I am often behind on popular culture. Perhaps watching Seinfeld reruns for too long has not
Breaking Bad IFT
helped. I recently finished swallowing “Orange Is The New Black.” Right now, I am just catching up with “Breaking Bad.” I am hooked.
A few days ago, I was watching IFT (I know, Season3, Episode 3, shown in April 2010! ) and a scene got me thinking. Skyler knows everything about her husband underground activities and does not want to have anything to do with him anymore. He however cannot fathom living separated from his family and he is back home, talking to his son, Walt Junior, who could not be happier. She urges him to leave the premises. He refuses. She calls the cops.
The cops step in and ask what happened. Has her husband been violent? Nope. Skyler will not lie. She will also not reveal to Walt Junior that his dad is a drug “producer.” She will tell her shrink later that since Walt has lung cancer, she hoped “things could resolve from their own momentum” (as George Constanza said to Jerry once), that is she could separate and not tell Junior the truth about his dad. The cops are almost sorry, but there is nothing they can do for her. Walt stays home.
What struck me is that although Skyler is a decent person, she calls the cops. That’s now part of female DNA. That’s just what you do when you want your spouse, violent or not, removed. That’s one of the services cops provide: to remove undesired partners from home.
I have no data to back me up but I bet that other things being equal (holding personal decency and domestic violence constant), men don’t call cops that much to solve domestic problems. And I don’t see much progress if they were to catch up with women.
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I went to see “Light of Night” (directed by Mariana Carreño King) at Iati Theater, last Friday. It ‘s about the story of Stephanie (Ana Kaynes), who, at the beginning of the play, has Isabel (Florencia Lozano) come over. It is not totally clear who Isabel is for Stephanie; perhaps a lover, but Stephanie obstinately makes sure Isabel does not cross lines that are not very firmly drawn. During the second act, when Jim – Stephanie’s husband- appears, one learns that Stephanie has been kidnapped and starved by him.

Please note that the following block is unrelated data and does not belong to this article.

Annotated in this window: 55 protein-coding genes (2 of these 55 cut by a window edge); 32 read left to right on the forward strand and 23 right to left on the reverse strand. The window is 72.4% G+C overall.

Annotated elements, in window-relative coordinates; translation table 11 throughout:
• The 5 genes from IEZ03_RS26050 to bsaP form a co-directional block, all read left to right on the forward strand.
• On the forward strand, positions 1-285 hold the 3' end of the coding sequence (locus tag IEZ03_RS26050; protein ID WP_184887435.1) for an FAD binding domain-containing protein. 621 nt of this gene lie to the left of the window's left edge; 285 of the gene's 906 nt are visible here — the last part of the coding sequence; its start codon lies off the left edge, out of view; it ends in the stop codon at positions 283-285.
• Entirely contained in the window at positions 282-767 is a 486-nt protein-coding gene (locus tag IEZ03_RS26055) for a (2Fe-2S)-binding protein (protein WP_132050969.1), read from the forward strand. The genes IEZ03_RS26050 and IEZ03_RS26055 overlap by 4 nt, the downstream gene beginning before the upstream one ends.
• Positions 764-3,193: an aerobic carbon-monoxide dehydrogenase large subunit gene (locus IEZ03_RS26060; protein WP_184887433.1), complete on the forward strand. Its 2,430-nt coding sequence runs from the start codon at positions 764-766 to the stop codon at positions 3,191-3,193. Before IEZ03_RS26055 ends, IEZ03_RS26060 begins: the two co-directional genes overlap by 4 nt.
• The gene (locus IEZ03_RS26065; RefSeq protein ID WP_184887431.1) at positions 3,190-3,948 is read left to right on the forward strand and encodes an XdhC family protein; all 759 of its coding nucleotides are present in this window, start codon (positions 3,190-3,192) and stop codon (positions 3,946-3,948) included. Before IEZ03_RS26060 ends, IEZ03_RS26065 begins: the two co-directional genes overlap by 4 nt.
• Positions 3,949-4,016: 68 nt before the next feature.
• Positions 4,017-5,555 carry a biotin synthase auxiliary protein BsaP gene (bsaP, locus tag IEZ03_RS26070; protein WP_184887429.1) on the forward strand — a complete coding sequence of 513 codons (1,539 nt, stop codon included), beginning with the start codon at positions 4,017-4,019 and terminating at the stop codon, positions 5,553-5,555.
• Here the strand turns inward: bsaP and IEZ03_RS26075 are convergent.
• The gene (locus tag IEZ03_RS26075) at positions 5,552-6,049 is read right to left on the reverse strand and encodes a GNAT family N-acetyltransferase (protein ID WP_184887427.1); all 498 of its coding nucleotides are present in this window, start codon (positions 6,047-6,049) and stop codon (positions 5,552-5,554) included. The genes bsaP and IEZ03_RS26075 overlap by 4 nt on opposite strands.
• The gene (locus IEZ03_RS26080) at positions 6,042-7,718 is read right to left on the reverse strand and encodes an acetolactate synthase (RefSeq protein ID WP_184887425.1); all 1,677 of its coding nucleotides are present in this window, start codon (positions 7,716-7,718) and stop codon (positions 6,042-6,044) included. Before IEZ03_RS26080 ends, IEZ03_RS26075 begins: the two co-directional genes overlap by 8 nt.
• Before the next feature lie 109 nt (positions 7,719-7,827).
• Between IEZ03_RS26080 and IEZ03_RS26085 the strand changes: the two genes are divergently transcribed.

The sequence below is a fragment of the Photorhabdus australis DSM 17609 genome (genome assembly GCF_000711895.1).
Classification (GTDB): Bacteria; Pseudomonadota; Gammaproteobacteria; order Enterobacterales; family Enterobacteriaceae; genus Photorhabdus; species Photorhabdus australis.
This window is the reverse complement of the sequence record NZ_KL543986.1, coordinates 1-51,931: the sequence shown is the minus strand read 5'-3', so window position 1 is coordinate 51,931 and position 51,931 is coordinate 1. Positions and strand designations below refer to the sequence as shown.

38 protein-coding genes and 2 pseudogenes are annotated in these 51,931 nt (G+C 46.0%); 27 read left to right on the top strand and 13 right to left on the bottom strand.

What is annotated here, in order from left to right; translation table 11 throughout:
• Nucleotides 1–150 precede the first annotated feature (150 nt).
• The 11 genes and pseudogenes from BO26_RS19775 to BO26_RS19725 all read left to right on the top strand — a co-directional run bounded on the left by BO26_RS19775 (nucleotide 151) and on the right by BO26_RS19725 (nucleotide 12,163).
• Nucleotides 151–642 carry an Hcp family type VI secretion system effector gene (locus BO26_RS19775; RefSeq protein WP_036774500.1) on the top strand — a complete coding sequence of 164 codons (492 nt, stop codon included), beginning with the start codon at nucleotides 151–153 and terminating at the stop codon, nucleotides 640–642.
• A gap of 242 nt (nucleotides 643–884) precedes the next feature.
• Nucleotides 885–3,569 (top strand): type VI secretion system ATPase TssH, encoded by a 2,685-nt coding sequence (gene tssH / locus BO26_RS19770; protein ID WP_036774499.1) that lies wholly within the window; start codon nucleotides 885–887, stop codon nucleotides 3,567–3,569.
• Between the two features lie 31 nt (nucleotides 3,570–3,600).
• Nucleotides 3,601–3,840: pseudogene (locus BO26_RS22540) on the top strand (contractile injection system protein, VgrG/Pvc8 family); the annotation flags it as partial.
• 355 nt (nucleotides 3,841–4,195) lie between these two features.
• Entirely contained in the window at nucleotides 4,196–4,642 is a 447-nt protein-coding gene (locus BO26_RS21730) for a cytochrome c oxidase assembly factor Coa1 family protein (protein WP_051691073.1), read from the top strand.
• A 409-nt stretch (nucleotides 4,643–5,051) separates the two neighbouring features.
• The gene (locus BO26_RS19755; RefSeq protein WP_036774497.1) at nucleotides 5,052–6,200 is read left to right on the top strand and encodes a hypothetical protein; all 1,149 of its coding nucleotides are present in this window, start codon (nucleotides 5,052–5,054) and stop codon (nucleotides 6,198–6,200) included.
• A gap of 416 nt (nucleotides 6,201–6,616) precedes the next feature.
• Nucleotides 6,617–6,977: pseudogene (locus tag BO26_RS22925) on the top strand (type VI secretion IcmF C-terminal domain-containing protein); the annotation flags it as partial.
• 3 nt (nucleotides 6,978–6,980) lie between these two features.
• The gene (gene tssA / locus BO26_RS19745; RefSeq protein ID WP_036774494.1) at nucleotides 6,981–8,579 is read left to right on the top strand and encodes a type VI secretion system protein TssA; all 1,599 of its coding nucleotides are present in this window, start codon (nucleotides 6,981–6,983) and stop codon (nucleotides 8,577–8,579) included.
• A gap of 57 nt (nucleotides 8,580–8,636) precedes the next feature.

The dialogues flew, the actors played well, thanks to a superb directing. Yet when I came out of the theater, I was nauseous and even more so that I did not know exactly why.
It occurred to me I had read the note from the playwright, Cecila Copeland, on the program upon entering the theater. This note tells us that her brother and herself were kidnapped by her father, who was convicted for the felony of child stealing. In her note, Mrs Copeland states she wants to revisit Persephone’s myth. Persephone is the daughter of Zeus and Demeter (the goddess of the earth). Persephone is abducted by Hades (the god of the underworld), who made her his wife. But Zeus is the boss: in Demeter vs Hades, he accommodates both parties: Persephone would spend the six winter months in the underworld with Hades and the six other months on earth helping her mother Demeter making the earth fecund.
My problem with Cecilia Copeland’s note and her retelling of the Persephone Myth along “modern gender politics” and “body identity” is as follows: men and fathers, same difference. They are all about controlling women’s sexuality they cannot handle for their own ends.
Can we get a break (and the Greeks too for that matter) ? My girls have been kidnapped from me, and Persephone and I, we are cool.
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Posted in Justice and the judiciary, Personal, tagged Amnesty International, Democracy Now, Florence Cassez, Herman Wallace, John Schwartz, Louisiana, Melissa Harris-Perry, Mumia Abou Jamal, the New York Times on October 6, 2013|
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Photo The Innocence Project
There are some stories, that once you become aware of, you have to do something about it. Like Mumia Abou Jamal’s, or Florence Cassez’s; they just haunt you. Even if you don’t do much, you have to do something. In the case of Herman Wallace, that’s too late for me. Herbert Wallace died on October 5 of this year of liver cancer.
Herman Wallace spent 41 years in jail for a crime he claimed he did not commit. Adding to the abomination, he served his sentence in solitary confinement: 41 years in 6 by 9 feet cell. One can find perhaps a superior level of horror in Louis XI (1423-1483)’s justice: the famously mean king of France is known for locking up political enemies in cells so small they could not stretch.
That Herman Wallace was able to live 41 years in such conditions is an hymn to life. Amnesty International, Democracy Now among others have denounced Herman Wallace’s detention conditions. The Louisiana justice system kept tottering until the end: on October 1, Wallace’s conviction was overturned, on the 4th, he was re-indicted.
One cannot but wonder if the best thing that can happen to Louisiana is a government shutdown that would prevent the justice system from functioning at all. Or let’s dream: a UN mandate over the Louisiana justice system, until reforms are implemented, from top to bottom.
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